A Regenerative Receiver
for the Short Wave Bands

Circuit :  Ramon Vargas Patron - Lima Peru
Email :ramonvargas15353@gmail.com

This is a new Regenerative receiver for the Short Wave bands. It uses readily available parts and covers 3Mhz to around 12Mhz. The full design notes are available in two PDF files, the notes below are an extract for this web page.

regenerative short wave receiver circuit Notes
C 1 and the paralleled bandspread capacitor C2 are effectively connected in series with the 2.2-nF Vackar capacitor used for regeneration enhancement throughout the band. They should permit tuning the receiver down to 3MHz when the stray capacitance of the circuit and L1 are taken into account. For this matter, 7.6uH of inductance will be needed for L1. However, with C 1 and C2 at minimum capacitance we will be just below the 25m band and missing a lot of interesting SW listening. For this reason L1 was left with the number of turns and inductance mentioned in the following paragraph.

Coil Winding Details
The RF transformer consists of windings L1, L2 , L3 and L4, wound on a black-plastic 35- mm film container, as a 3.15-cm diameter coil former. Coils were wound using AWG #25~27 plastic-insulated solid-copper hook-up wire with an equivalent AWG #20 gauge for close-wound solenoids. Design techniques recommend that L2 should have 1/3 the number of turns of L1 and L 4 1/6 of that number of turns. L1 +L2 is a single coil having 17 close-wound turns, with a tap at the 4th turn. L1 is then 13 turns and L2 is 4 turns. L3 is a close-wound 4-turn coil with a 3-mm separation from L2, measured between wire centers. L4 is the antenna coil and consists of 2 close-wound turns and has a 6-mm separation from L 1. Using a digital BK Precision 875A LCR Meter values for the coils were obtained as L1 = 6.3uH, L2 = L3 = 0.6uH. L4 was not measured. L 1 was later confirmed to be 6.72uH by a more precise measurement method. Minimum tuned frequency was 3.19MHz. A trade-off had to be made if we wished to tune the 25m band. L3 permits a better match between the low base-emitter impedance of the 2N3904 transistor from the RF stage and the L1-C1 tuning tank, thus preserving selectivity. L2 is the feedback coil, known also as the tickler, and is the mains for returning a controlled amount of RF energy from the RF stage output back to L1 in phase with its own magnetic field. The relative phase of the windings is as indicated by the dots in the drawing. All coils are wound in the same direction, L4 on top, followed by L1 +L2, then L3.

As receiving SSB signals is in our plans, we need very stable operation of the detector- amplifier stage in the oscillating mode. A good biasing scheme for this effect is that which uses a two-resistor voltage-divider network for the transistor’s base bias, and an emitter resistor for DC feedback. The 16k-ohm, 7.5k-ohm and 1.5k-ohm resistors fulfill the requirements for the stage bias. The 10-nF capacitors connected in parallel with the 7.5k-ohm and 1.5k-ohm resistors perform RF decoupling.

RF current components at the RF stage output must be kept from flowing into the AF amplifying stages. This is the reason for including the 3.3-mH RF choke (which should be placed at right angles with the input RF transformer in order to avoid unwanted magnetic coupling) and the 4.7nF capacitor in the circuit. They act as a low-pass filter in conjunction with the 6.8k-ohm collector-bias resistor and input resistance of the first AF stage. The AM modulation is recovered across this 6.8k-ohm resistor. The following two AF stages amplify the detected currents to comfortable earphone/headphone listening levels. The 22-nF capacitor connected from the collector of the 2N3904 output transistor to ground is used for tone correction purposes. If the reader is able to purchase from a surplus radio shop a vintage Rochelle-salt piezoelectric high-impedance earphone (these are units having impedances in the 100k-ohm range) or the easier to find low-cost ceramic-piezoelectric 10k-ohm earphone, these may be connected directly across the primary of the output audio transformer. The low-cost ceramic types have been found to fail quite easily if you connect them to a point of the circuit where a DC voltage exists. So, it is much safer to connect them across the primary as said. The vintage Rochelle-salt types don’t seem to present this issue. By the way, the Rochelle types are also known as crystal earphones.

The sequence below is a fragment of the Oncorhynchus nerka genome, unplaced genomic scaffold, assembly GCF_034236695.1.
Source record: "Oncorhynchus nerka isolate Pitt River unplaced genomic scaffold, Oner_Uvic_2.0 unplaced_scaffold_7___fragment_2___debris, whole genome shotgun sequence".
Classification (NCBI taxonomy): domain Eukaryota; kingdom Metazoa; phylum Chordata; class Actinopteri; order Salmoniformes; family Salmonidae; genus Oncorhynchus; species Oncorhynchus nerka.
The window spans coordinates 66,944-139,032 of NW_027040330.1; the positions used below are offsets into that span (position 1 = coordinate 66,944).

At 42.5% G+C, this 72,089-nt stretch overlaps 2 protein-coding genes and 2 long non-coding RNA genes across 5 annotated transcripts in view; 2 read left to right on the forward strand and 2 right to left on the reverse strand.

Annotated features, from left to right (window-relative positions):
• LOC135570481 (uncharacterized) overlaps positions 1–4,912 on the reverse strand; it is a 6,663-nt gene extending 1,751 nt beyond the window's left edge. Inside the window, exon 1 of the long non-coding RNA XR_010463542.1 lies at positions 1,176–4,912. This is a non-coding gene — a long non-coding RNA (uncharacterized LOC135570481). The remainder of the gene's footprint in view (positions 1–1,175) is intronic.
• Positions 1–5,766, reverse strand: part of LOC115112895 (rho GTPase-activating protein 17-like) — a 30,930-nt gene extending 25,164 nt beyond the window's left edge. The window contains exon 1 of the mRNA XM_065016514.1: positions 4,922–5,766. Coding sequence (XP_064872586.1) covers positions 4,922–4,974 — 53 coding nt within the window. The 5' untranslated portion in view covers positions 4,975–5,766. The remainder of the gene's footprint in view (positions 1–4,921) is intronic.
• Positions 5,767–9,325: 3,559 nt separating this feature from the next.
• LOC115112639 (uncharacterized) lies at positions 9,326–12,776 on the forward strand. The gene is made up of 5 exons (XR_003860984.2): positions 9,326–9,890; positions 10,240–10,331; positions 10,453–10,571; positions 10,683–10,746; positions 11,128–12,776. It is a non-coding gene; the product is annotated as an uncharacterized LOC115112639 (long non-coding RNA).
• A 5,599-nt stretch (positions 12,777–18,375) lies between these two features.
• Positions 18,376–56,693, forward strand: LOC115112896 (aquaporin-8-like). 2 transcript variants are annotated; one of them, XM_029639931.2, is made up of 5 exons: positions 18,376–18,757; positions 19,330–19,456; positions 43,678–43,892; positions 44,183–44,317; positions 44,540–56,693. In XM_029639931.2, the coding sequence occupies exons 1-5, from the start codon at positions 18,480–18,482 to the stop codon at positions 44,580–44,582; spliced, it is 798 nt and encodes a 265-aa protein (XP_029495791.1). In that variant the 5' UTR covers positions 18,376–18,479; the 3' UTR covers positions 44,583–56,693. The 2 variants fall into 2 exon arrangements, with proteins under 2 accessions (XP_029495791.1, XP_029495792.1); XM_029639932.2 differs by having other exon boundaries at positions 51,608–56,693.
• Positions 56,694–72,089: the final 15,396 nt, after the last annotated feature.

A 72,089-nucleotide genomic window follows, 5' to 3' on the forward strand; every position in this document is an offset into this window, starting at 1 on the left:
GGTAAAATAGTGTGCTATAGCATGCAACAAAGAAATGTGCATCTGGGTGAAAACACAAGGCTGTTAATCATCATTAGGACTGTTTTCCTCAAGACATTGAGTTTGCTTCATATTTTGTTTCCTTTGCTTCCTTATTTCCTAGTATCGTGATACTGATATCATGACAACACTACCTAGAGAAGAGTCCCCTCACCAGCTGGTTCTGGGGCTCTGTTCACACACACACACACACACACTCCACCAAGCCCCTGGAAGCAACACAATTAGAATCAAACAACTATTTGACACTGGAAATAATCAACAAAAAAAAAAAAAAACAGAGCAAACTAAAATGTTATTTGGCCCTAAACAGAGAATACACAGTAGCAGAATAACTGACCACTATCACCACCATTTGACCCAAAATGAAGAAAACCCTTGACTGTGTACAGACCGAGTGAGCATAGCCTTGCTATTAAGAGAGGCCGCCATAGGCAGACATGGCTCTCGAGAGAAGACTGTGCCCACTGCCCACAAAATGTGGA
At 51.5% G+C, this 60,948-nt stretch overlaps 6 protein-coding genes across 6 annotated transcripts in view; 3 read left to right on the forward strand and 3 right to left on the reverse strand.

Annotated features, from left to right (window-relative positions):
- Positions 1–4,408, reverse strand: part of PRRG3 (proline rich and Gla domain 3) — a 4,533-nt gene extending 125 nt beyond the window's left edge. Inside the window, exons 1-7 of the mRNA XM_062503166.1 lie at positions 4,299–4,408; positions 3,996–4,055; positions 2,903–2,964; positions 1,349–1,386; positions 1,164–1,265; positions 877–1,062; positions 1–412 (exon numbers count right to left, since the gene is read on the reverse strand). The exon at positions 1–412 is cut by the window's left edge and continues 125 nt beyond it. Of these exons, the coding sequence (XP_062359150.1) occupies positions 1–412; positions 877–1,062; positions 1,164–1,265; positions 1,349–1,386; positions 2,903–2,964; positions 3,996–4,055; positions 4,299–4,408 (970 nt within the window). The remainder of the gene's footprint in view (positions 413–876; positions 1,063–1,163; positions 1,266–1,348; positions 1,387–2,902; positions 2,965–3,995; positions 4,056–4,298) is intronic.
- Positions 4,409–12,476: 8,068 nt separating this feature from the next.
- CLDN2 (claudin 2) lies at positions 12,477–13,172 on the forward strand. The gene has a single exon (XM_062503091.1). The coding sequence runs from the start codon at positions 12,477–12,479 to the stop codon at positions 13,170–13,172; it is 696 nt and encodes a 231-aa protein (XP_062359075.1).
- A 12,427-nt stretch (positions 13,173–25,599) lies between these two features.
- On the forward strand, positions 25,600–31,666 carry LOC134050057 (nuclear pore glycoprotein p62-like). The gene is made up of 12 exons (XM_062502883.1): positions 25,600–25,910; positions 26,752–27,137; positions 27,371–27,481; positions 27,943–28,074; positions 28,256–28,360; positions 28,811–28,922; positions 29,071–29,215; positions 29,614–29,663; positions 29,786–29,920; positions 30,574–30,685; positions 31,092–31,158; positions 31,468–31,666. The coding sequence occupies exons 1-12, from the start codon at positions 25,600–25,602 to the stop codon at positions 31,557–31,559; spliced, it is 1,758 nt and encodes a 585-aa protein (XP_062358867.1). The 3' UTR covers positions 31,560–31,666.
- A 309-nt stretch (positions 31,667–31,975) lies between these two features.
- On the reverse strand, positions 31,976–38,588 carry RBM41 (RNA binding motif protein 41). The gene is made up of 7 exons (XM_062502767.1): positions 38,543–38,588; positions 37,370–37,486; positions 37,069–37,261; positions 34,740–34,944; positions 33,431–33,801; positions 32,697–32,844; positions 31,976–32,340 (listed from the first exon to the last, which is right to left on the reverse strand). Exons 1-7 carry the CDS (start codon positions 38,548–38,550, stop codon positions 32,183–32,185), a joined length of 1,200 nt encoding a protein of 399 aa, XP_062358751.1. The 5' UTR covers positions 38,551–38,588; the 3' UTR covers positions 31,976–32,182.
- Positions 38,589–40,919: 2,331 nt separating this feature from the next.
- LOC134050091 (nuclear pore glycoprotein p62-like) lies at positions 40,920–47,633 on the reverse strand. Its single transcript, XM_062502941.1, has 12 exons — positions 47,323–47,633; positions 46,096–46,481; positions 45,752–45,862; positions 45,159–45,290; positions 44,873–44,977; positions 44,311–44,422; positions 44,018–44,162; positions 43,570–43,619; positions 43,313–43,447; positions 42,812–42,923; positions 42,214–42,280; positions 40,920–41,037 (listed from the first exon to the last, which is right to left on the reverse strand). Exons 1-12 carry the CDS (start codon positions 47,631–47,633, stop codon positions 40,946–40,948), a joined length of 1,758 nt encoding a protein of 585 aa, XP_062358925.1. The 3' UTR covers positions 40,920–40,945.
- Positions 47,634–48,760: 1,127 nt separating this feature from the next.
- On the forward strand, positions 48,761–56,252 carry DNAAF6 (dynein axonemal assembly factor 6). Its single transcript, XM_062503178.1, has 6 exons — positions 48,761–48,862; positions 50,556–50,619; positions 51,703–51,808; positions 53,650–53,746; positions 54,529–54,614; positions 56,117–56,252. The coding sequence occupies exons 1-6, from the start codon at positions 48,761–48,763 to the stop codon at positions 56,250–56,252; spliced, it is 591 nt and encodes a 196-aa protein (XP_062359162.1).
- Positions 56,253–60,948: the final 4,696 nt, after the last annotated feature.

Full Design Notes
Regenerative Shortwave Receiver Part 1
Regenerative Shortwave Receiver Part 2

The Finished Receiver
The set of four photos below give a general view of the author's prototype. In the first picture, the brown wires connecting to the receiver at the left are, the antenna lead-in wire, rear most, and the ground lead, foremost. The external ground is a 30cm x 30cm piece of aluminum sheet on the floor next to the desk where the receiver is. This is known as a capacitive ground connection and works very well for SW frequencies.

Ramon's Youtube Channel
Ramon also has a youtube channel and has videos of some of his receivers in action. Below are a couple of links to Ramon's Colpitts Receiver in action.

Short Wave Colpitts Receiver

Receiving Radio Taiwan 7730kHz

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